Oyster House Brewing to move into Haywood Road space, become standalone brewpub

Oyster House Brewing to move into Haywood Road space, become standalone brewpub-attachment0

West Asheville just gained another feather in its funky cap — and it’s a salty, sudsy one.

Brothers Billy and Jim Klingel will open The Oyster House, a stand-alone brewpub, at 625 Haywood Road (where Viva Deli was until last week). Billy, brewer and founder of Oyster House Brewing Company, is relocating to the west side. Until now, the brewery was housed inside The Lobster Trap Restaurant in downtown Asheville. The new location should open its doors by January 2013.

Jim is an experienced restaurant industry professional and will oversee the food part of the brewpub equation, while Billy will continue as brew master (brewpubs, by definition, include restaurants and breweries in the same space). Jim’s most recent restaurant gig has been as chef of The Trailhead Restaurant in Black Mountain. He has also worked for The Laughing Seed Restaurant.

Billy, a Lobster Trap bartender/manager and long-time home brewer, started Oyster House almost four years ago with a SABCO Brewmagic system that he keeps on wheels behind the restaurant’s bar. With that system, he can only brew 14 or so gallons at a time — keeping him at brisk brew pace to keep up with the demand just in The Lobster Trap. In the new brewery, he’ll be able to produce three and a half barrels at a time, thus significantly increasing his production (one barrel equals 31 gallons). Billy’s Moonstone Oyster Stout, a creamy concoction that contains five pounds of fresh oysters in every 14-gallon batch, has garnered him both national recognition and a strong local following.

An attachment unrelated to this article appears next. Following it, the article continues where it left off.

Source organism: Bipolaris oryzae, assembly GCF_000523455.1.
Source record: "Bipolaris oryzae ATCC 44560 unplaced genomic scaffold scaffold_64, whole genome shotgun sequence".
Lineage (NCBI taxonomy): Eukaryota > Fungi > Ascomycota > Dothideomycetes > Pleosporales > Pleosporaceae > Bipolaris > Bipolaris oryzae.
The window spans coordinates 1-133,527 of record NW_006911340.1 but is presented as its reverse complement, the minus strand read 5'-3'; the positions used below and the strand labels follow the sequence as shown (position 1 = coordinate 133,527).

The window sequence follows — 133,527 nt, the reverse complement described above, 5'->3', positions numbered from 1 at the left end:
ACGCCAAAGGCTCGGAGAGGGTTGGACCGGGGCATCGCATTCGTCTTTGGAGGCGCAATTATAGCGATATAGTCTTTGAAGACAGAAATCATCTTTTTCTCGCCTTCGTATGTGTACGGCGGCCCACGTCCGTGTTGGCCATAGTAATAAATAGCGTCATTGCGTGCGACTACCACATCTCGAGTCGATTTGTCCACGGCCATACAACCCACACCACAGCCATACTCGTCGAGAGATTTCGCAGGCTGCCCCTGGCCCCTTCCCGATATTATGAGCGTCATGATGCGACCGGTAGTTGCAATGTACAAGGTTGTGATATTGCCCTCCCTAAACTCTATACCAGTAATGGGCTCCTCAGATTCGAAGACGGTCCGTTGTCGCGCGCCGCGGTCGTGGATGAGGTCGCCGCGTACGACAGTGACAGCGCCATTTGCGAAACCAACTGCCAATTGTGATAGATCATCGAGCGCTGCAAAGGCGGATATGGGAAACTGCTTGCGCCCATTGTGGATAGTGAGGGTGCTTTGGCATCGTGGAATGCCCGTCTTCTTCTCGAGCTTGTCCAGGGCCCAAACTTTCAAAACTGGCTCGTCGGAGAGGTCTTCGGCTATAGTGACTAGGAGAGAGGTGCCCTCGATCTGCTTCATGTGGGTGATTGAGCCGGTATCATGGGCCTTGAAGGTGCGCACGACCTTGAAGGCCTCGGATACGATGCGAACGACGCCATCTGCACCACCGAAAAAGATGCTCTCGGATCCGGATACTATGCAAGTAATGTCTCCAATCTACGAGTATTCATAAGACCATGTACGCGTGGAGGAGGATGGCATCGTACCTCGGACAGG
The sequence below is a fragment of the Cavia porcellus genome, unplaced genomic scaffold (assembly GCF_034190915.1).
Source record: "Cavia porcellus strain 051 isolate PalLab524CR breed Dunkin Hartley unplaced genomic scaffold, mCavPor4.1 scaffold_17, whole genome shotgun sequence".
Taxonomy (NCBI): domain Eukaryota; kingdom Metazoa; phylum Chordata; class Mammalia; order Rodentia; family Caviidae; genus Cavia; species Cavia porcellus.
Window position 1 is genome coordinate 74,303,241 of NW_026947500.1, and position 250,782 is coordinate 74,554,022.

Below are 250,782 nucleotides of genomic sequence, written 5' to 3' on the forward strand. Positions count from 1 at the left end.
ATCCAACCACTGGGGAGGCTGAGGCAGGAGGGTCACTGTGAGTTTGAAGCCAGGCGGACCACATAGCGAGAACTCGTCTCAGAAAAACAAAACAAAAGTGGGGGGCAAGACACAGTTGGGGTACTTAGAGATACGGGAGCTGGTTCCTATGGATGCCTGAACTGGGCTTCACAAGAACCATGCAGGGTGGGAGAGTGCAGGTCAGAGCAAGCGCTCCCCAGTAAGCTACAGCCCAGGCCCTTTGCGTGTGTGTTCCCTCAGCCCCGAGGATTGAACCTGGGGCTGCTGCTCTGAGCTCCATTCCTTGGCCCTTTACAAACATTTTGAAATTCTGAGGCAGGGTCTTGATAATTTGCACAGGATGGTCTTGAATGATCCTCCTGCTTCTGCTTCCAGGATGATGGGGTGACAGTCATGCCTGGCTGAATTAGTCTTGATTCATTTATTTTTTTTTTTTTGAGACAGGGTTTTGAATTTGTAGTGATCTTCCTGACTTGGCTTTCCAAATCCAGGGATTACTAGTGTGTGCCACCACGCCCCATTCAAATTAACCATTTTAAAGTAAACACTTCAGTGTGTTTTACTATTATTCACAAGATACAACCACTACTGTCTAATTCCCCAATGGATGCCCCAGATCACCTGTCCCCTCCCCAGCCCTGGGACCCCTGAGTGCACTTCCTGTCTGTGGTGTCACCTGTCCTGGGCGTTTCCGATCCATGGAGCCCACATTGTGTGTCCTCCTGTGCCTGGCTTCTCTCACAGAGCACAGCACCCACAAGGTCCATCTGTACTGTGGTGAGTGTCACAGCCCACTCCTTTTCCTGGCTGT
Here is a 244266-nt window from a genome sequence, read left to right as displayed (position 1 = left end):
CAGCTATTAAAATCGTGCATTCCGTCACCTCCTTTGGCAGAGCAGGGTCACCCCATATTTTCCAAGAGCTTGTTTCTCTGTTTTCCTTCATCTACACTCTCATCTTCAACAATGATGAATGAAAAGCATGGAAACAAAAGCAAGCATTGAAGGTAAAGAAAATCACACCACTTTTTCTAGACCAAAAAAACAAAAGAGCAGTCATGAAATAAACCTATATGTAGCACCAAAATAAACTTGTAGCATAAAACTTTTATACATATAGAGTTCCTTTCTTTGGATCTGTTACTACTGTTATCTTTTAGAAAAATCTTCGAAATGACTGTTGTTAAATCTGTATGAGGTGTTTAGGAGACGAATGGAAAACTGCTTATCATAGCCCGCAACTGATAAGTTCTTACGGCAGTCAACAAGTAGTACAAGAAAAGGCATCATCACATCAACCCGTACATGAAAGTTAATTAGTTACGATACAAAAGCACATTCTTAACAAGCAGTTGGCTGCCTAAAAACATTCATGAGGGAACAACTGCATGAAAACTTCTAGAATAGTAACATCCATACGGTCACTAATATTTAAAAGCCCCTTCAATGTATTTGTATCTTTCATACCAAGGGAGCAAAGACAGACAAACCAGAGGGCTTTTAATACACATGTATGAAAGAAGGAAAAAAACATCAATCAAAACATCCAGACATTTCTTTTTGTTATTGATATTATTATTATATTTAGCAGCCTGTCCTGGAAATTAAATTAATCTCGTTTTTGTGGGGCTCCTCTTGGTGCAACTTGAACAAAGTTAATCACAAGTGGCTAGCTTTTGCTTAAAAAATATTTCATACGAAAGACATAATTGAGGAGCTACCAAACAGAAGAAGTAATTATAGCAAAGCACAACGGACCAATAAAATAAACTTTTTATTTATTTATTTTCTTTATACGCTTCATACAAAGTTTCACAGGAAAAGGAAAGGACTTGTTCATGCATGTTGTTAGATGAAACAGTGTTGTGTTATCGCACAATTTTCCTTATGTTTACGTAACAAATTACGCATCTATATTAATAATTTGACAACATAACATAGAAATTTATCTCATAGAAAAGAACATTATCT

Billy says his plan has always been to break out and establish the brewery separate from the restaurant. He says the owners and staff at The Lobster Trap are supportive of his endeavor.

“I’ll still supply The Lobster Trap with as much beer as I can,” he says. 

The Oyster House brewpub will offer 15 taps of “incredible craft beer, including as many of my own taps as possible,” Billy adds.

The food menu hasn’t been finalized, but will include, obviously, lots of oysters.

The Klingel brothers have been looking for the right space for a couple of months and signed the lease on the Haywood Road building on August 30 — Billy’s 38th birthday. (Before Viva Deli, there was a trinket shop and a paint sales business at the location).

In addition to the Moonstone, Billy’s regular beers include Oyster House IPA, Patton Ave Pale, Dirty Blonde and Upside Down Brown.

Klingel lives in West Asheville with his family, and he’s thrilled with the location of the brewpub, which he can walk to easily.

“Those of us who live in West Asheville don’t really like to leave West Asheville,” he says, laughing. “Also, those beepers they have at Sunny Point will reach across the street. You can come over and have beer, mimosas and oysters while you wait.”

The Oyster House will become the second brewery to open in West Asheville in a matter of months. Altamont Brewing Company, located several blocks toward Patton Avenue on Haywood Road, recently installed its brewery equipment and will be brewing as soon as its final licenses are approved.

Billy will continue bartending at The Lobster Trap a few days a week until his new business is ready to open. Although he typically serves his beers with a big smile, I’m betting it’ll be even wider than usual now.

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2 thoughts on “Oyster House Brewing to move into Haywood Road space, become standalone brewpub

  1. Stephen Lange

    Yes! Congrats to you both. I can’t wait to have a beer and a bite there.

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